As the subject hints, this has been a week of diving, fixing up stuff and gaming. Susi and I decided to do the PADI Deep Diver specialty, which many dive centers require before letting you go to locations in a depth of 30 meters or below. In the beginning of the week we had the theory session and watched the PADI video, chuckling at the clear blue waters and the tropical climes as opposed to the conditions we have here.
Algae & Moose Shit
On Wednesday we drove to Hanko’s Varisniemi with Dare, Mika, Jukka, Tube and Suvi. The latter two were doing their AOWD, Mika was refreshing his feel for the dry suit before Friday’s deep dives and Dare was getting generic experience points for diving. The place wasn’t quite in the aquarium mode it had been on last December. A big part of the sea bottom above 10 meters was covered with stringy algae, which Dare plowed up into swirly storms. I caught myself marveling at the algae, wondering what variety it is and thinking that instead of irritating it was also kind of beautiful.
On the way back home we almost hit a moose, which is not an uncommon way to die on Finnish roads. I was holding the steering wheel with one hand, getting a bottle of water, when I suddenly noticed a stupid young bull moose crossing the road over to our lane. When driving alone, I have tried to mentally practice for the situations and I was glad to see that the reflex took over. So, we almost missed the moose. The only thing that hit the hood and the windshield was a splatter of moose shit.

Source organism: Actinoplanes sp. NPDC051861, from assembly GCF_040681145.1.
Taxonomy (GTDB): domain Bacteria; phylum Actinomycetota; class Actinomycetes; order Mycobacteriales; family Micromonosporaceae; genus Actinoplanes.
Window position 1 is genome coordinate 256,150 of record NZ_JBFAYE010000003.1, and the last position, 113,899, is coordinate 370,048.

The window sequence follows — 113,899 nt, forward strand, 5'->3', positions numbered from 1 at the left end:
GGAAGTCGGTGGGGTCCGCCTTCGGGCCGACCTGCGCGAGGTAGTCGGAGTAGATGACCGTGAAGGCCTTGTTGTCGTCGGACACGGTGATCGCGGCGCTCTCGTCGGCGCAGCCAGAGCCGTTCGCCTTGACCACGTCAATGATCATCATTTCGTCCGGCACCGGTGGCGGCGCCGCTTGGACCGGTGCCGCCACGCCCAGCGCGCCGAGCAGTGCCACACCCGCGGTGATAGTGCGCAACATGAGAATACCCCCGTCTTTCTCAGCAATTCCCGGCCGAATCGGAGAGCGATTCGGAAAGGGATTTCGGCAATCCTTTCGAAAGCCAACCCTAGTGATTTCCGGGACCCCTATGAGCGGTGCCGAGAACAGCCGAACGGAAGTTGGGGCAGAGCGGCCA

On Thursday I was supposed to go and help a marine archaeologist pal dig up the remains of Isoluoto sea battle, but the lady luck didn’t agree with the plan. I did a lot of extra hours at work in the beginning of the week and got the day free. Susi had to skip the trip because she got a bit coughy after Varisniemi and didn’t want to risk the Friday’s deep dive. It was sunny and sweltering hot, and I got on the road a bit later than I would have wanted. The highway to Turku was closed and I managed to make a couple of wrong turns, which cost me half an hour or so (that damn route has something against me, really).
When I got to the harbour, the gang got ashore from what turned out to be their last sonar sweep for the day. The boat had to leave and what do you know, all the interesting echoes were from places where one couldn’t get without a boat, so no diving for new wrecks then. The secondary plan was to go to an open mine to dive just for fun, but when I got back to the car, the starter engine stayed completely quiet. The starter cables didn’t help, so it looked like the starter engine itself had given up the ghost. We got the engine running by pushing the car, which of course meant that I had to drive it straight back to Helsinki and a car repair shop without a single stop.